Medical Marijuana And The Folly Of The Drug War 

Medical Marijuana And The Folly Of The Drug War 
Posted by FoM on May 21, 2001 at 22:32:01 PT
By Stuart Taylor Jr, National Journal
Source: National Journal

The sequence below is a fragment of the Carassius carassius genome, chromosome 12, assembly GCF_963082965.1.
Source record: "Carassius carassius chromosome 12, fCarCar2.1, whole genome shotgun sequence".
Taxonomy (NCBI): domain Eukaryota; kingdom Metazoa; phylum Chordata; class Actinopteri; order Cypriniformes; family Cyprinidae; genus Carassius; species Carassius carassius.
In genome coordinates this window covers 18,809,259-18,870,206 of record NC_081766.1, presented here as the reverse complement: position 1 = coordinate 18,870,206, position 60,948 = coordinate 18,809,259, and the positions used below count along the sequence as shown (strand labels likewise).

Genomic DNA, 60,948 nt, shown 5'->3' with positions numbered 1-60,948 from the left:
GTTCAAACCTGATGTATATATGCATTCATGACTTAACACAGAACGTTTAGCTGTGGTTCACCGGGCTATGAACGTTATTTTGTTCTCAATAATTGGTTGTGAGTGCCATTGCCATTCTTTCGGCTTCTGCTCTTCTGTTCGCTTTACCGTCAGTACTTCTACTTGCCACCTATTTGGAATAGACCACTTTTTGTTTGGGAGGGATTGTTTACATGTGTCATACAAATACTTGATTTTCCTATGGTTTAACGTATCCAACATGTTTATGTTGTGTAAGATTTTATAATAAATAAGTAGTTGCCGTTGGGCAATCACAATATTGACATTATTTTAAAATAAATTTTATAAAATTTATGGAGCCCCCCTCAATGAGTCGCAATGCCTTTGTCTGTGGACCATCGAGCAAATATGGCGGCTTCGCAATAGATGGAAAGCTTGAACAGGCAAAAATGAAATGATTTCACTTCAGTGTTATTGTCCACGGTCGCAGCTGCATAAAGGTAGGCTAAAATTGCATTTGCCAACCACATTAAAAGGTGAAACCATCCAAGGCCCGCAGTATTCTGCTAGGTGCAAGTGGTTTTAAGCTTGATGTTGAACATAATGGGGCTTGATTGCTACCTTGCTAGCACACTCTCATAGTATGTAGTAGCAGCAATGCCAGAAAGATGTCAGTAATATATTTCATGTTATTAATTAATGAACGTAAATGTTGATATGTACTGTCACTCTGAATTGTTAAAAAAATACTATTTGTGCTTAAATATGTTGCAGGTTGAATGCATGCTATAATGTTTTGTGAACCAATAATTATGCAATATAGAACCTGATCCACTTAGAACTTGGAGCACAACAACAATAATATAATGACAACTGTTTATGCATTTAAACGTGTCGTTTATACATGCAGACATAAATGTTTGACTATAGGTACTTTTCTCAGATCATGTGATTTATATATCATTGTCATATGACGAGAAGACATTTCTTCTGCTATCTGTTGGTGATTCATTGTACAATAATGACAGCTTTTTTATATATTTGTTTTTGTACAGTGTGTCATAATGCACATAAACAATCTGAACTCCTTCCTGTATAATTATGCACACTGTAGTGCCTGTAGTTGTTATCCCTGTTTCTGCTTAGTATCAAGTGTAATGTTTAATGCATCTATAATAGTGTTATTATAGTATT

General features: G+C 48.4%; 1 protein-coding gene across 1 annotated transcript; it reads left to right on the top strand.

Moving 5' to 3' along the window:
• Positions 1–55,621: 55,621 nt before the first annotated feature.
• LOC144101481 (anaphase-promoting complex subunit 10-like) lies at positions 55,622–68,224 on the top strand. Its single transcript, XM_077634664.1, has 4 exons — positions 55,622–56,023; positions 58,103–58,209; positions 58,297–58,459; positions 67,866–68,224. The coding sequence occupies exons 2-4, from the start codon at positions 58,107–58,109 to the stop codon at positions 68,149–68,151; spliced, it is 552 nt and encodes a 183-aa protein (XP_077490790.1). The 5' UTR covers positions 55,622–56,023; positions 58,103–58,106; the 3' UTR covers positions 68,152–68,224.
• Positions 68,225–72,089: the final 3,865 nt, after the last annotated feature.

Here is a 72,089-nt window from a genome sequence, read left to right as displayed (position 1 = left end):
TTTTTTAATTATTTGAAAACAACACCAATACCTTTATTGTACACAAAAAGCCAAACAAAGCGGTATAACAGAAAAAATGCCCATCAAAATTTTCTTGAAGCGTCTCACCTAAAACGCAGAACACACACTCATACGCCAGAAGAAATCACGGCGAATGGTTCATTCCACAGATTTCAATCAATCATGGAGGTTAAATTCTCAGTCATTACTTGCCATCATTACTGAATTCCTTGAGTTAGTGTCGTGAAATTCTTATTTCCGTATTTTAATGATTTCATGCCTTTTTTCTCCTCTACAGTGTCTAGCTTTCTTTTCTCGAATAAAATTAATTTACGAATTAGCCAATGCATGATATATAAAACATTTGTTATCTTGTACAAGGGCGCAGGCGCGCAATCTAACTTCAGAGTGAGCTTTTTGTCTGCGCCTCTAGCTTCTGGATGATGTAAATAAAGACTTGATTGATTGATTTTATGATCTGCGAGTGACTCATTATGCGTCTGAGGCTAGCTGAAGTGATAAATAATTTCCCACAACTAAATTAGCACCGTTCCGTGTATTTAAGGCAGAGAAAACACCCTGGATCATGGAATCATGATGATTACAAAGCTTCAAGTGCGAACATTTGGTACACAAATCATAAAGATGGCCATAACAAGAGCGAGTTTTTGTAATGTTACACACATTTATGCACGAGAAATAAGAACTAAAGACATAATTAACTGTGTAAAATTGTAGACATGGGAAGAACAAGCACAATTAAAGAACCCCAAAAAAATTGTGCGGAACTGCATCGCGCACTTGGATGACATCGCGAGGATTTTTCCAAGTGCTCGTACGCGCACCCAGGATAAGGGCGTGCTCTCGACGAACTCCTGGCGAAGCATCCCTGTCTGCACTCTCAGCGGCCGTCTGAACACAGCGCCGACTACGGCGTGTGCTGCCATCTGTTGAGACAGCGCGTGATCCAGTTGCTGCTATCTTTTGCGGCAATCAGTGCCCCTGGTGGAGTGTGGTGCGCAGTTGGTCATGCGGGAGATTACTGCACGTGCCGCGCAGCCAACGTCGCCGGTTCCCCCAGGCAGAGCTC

The Supreme Court delivered a timely reminder of the social costs of our "war on drugs" with its May 14 decision rejecting a medical-necessity exception to the federal law criminalizing marijuana. Meanwhile, President Bush has moved toward abandoning his own best instincts and repeating his predecessors' mistakes by endlessly escalating a $20 billion-a-year "war" that -- as most Americans now understand -- we have lost.